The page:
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Series: ESFJ: "The caregiver." (Traits: warmhearted, tactful, consistent, enthusiastic)
North and South

North and South

This is Gaskell's Pride and Prejudice. Margaret Hale, an outspoken and energetic woman from the South of England, is forced to move to an industrial town in the North with her family. As an ESFJ, Margaret is resistant to change, and is sentimental about the loss of her old, idyllic life. Margaret has zero qualms about calling out anything unjust, and she forms immediate, strong opinions about the Northern factories, which she doesn't hesitate to share with John Thornton, who runs a local mill. But as Margaret begins to understand and participate in Milton life, she begins to understand, and then enjoy, the town and its people—and can see that she's been clinging to a romanticized version of life in the South, and has seriously misjudged Mr. Thornton as well. (Don't skip the book, but the 2004 BBC miniseries is terrific.) More info →
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Series: ENFJ: "The mentor." (Traits: charming, gracious, warm, creative)
Emma

Emma

Author:
Jane Austen called Emma "a heroine whom no one but myself will much like." That may have been true had Emma remained as she was on page one: 21 years old, "handsome, clever, and rich," vain and snobbish. But, Austen's own opinion aside, she's not hopeless. Charismatic and confident, Emma is a natural leader. She loves being the center of attention, yet takes a genuine interest in others—and has a tendency to get a little to involved in their problems, especially when it comes to matchmaking. (No surprise: relationships are central to an ENFJs life.) In fact, she's so focused on her idealistic dreams for other people's matches that she fails to perceive what's actually happening, whether in her own relationships, or theirs. Emma's eyes are opened when that vanity becomes the source of her worse pain, plunging her into the familiar Austen journey of regret, remorse, and self-discovery. More info →
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Series: ENTJ: "The commander." (Traits: goal-oriented, forceful, confident, efficient)
Still Life (Chief Inspector Armand Gamache Mysteries, No. 1)

Still Life (Chief Inspector Armand Gamache Mysteries, No. 1)

Author:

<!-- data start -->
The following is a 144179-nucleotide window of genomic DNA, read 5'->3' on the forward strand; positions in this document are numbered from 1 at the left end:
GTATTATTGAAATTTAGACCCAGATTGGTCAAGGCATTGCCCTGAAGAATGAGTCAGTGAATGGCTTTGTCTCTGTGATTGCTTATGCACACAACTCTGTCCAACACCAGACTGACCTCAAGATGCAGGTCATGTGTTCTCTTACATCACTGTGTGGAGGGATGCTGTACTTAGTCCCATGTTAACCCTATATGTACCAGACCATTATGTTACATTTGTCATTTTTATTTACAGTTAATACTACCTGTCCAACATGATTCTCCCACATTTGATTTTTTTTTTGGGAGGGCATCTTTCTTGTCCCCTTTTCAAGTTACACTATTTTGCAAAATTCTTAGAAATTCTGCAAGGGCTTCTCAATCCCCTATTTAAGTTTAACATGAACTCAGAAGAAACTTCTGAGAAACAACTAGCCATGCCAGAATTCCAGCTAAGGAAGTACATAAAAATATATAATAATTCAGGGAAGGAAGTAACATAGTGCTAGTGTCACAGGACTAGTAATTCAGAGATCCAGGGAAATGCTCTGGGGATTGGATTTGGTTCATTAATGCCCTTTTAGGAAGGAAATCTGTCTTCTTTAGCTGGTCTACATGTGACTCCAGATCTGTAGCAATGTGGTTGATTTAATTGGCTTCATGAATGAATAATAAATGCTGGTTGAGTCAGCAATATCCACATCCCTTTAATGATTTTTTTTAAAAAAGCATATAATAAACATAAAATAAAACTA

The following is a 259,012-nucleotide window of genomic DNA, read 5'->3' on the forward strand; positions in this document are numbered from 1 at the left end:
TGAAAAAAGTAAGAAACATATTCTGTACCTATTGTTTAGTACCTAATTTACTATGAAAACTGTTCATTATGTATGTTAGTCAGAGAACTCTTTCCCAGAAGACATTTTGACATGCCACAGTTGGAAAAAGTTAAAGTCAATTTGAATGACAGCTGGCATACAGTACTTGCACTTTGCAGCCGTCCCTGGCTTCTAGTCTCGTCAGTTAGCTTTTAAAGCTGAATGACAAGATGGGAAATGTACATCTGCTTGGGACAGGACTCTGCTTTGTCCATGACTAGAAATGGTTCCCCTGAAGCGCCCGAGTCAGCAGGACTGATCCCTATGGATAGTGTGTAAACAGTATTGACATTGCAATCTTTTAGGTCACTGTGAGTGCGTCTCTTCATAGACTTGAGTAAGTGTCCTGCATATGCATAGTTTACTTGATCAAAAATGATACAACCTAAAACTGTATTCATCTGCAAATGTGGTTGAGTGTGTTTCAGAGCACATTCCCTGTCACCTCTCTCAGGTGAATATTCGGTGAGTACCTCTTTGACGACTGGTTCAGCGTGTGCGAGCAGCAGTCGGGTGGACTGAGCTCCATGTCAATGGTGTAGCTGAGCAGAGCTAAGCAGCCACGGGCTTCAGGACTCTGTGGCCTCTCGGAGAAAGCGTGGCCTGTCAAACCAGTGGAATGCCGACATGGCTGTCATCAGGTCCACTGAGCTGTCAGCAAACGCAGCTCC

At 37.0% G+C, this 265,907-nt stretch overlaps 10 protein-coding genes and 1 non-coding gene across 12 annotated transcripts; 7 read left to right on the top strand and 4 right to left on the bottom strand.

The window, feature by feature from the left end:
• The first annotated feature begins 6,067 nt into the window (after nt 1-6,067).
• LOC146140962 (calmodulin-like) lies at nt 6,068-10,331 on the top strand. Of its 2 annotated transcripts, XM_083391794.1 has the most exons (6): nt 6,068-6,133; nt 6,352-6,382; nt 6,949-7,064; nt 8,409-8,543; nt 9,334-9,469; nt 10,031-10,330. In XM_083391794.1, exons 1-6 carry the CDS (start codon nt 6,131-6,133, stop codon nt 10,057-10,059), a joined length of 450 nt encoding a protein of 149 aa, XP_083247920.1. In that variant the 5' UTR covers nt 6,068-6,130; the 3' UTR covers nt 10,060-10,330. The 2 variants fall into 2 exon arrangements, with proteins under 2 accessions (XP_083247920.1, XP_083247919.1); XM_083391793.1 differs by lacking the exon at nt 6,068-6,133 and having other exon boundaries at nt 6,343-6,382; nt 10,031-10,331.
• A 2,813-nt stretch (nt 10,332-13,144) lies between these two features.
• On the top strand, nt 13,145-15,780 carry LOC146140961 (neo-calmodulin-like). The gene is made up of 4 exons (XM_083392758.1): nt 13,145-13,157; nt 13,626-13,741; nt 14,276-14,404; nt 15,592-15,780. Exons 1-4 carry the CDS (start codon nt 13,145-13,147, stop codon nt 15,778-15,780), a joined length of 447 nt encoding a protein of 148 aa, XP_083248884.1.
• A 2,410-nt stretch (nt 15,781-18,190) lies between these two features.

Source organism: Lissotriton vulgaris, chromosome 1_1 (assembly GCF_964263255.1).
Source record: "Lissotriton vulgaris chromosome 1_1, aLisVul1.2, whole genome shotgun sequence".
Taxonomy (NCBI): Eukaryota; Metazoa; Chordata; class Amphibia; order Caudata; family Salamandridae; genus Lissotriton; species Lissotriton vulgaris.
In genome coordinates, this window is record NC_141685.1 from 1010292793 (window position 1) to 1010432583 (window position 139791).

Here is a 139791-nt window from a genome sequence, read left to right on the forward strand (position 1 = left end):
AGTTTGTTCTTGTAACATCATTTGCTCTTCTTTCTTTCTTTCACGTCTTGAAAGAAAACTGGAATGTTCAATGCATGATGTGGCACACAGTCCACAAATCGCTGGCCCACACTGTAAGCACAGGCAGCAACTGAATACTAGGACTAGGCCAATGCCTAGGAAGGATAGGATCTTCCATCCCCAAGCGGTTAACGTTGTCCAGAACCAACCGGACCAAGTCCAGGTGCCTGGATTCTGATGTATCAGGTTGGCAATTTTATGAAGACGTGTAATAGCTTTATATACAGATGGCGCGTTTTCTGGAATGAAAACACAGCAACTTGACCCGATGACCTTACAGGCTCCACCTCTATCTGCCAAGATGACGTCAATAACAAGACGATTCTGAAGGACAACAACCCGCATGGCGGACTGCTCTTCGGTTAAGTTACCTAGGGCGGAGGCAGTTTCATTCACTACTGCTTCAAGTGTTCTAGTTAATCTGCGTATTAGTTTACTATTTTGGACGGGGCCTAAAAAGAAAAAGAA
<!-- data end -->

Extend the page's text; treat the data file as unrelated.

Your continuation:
Armand Gamache, head of homicide for the Sûreté du Québec, is summoned to investigate a murder in the sleepy village of Three Pines. In Penny's novels, the murders aren't the focus of the story, exactly—they're an excuse to explore human nature, including the sharp-minded inspector himself. ENTJs love a good challenge, and believe any puzzle can be solved if you pay attention to the right things. Gamache is an expert listener: he claims his job is to "collect the evidence, but also to collect the emotions." Gamache is charismatic and inspiring, larger than life to his team and the villagers, quietly heroic and incredibly kind. It's no wonder Penny calls him her "ideal man," and keeps cranking out novels for him to star in. More info →
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Want more book recommendations? Check out the 2017 Summer Reading Guide and take the What’s your reading personality? quiz.

P.S. MBTI: strengths :: enneagram: motivations, my burst of insight, and 5 reasons discovering your personality type will change your life.

P.P.S. I wrote a book about personality! In Reading People: How Seeing the World through the Lens of Personality Changes Everything, I walk you through 7 different frameworks, explaining the basics in a way you can actually understand, sharing personal stories about how what I learned made a difference in my life, and showing you how it could make a difference in yours, as well.

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43 comments

    • Jennifer N. says:

      You might want to check by your acronym. I am an “adventurer” according to the quiz she linked, which lists as “the composer.”

  1. MC says:

    I see a lot of faves on this list, but you absolutely nailed my recommendation. I’m an ISTJ and The Storied Life of A.J. Fikry was top three books last year. I loved it so much.

  2. Stephanie says:

    Thanks for the list Anne! I am an ISFJ, but noticed some of my favorite books listed are under complete opposite personality types, mostly the extroverts. Hmm… just curious, anyone else feel this way too?

    • Liza says:

      I’m an INFJ, heavy on the I and most of my favorites on the list are also extroverts. In real life, all my best friends have always been extroverts. They bring me into conversations and activities that I probably wouldn’t otherwise participate in. It makes sense to me that I’m drawn to them in books as well.

    • Sherry Sharpnack says:

      I was shocked that I scored more introverted, 55-45. I must not have answered the questions correctly! Anyway, I saw several interesting books, and some that I have already read, under different personality types.

  3. Elaine says:

    Another good personality indicator model, one that I like even better than Myers-Briggs (which measures preferences)is the Enneagram (which measures motivation). I wondered if you are familiar with it. Fr. Richard Rohr has done some interesting writing about it in a spiritual context but there are also more secular explorations by a number of authors, mainly Helen Palmer. The concept is taught by Sandra Smith at the Alchemy Institute in North Carolina; her workshops are terrific! A link for the Enneagram Institute: https://www.enneagraminstitute.com/type-descriptions

  4. Cheralaine says:

    This is hilarious! I scrolled down quickly to find my INTP book and laughed! I had put off reading 11/22/63 until just last month. I read it and loved it. Great recommendation!

    • Jill says:

      …same – INTP, picked up a copy of the book about a year ago, read it this April. Loved it so much, had to watch the Hulu series right after!

    • rhonda says:

      haha me too. I tend to the analysis paralysis so I’ve been looking at this book for years and saying no, but maybe I’ll give it a try.